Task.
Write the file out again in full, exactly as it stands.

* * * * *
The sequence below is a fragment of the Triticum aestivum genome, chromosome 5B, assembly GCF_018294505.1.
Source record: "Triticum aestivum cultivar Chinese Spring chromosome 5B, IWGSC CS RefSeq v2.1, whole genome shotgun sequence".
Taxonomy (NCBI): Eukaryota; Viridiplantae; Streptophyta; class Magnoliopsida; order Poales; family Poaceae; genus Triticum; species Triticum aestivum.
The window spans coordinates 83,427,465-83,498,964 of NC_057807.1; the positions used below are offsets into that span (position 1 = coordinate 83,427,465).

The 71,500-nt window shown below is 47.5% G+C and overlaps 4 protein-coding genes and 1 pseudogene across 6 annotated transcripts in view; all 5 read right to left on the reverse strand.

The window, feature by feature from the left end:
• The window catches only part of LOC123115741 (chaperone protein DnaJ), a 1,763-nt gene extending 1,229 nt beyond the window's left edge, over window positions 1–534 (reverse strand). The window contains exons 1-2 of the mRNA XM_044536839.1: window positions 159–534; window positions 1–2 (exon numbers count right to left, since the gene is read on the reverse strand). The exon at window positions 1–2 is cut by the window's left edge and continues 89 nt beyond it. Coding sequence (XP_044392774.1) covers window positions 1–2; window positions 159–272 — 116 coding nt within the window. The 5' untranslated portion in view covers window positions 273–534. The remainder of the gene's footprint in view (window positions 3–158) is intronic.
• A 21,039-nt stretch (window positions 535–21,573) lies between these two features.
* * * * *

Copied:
The sequence below is a fragment of the Triticum aestivum genome, chromosome 5B, assembly GCF_018294505.1.
Source record: "Triticum aestivum cultivar Chinese Spring chromosome 5B, IWGSC CS RefSeq v2.1, whole genome shotgun sequence".
Taxonomy (NCBI): Eukaryota; Viridiplantae; Streptophyta; class Magnoliopsida; order Poales; family Poaceae; genus Triticum; species Triticum aestivum.
The window spans coordinates 83,427,465-83,498,964 of NC_057807.1; the positions used below are offsets into that span (position 1 = coordinate 83,427,465).

The 71,500-nt window shown below is 47.5% G+C and overlaps 4 protein-coding genes and 1 pseudogene across 6 annotated transcripts in view; all 5 read right to left on the reverse strand.

The window, feature by feature from the left end:
• The window catches only part of LOC123115741 (chaperone protein DnaJ), a 1,763-nt gene extending 1,229 nt beyond the window's left edge, over window positions 1–534 (reverse strand). The window contains exons 1-2 of the mRNA XM_044536839.1: window positions 159–534; window positions 1–2 (exon numbers count right to left, since the gene is read on the reverse strand). The exon at window positions 1–2 is cut by the window's left edge and continues 89 nt beyond it. Coding sequence (XP_044392774.1) covers window positions 1–2; window positions 159–272 — 116 coding nt within the window. The 5' untranslated portion in view covers window positions 273–534. The remainder of the gene's footprint in view (window positions 3–158) is intronic.
• A 21,039-nt stretch (window positions 535–21,573) lies between these two features.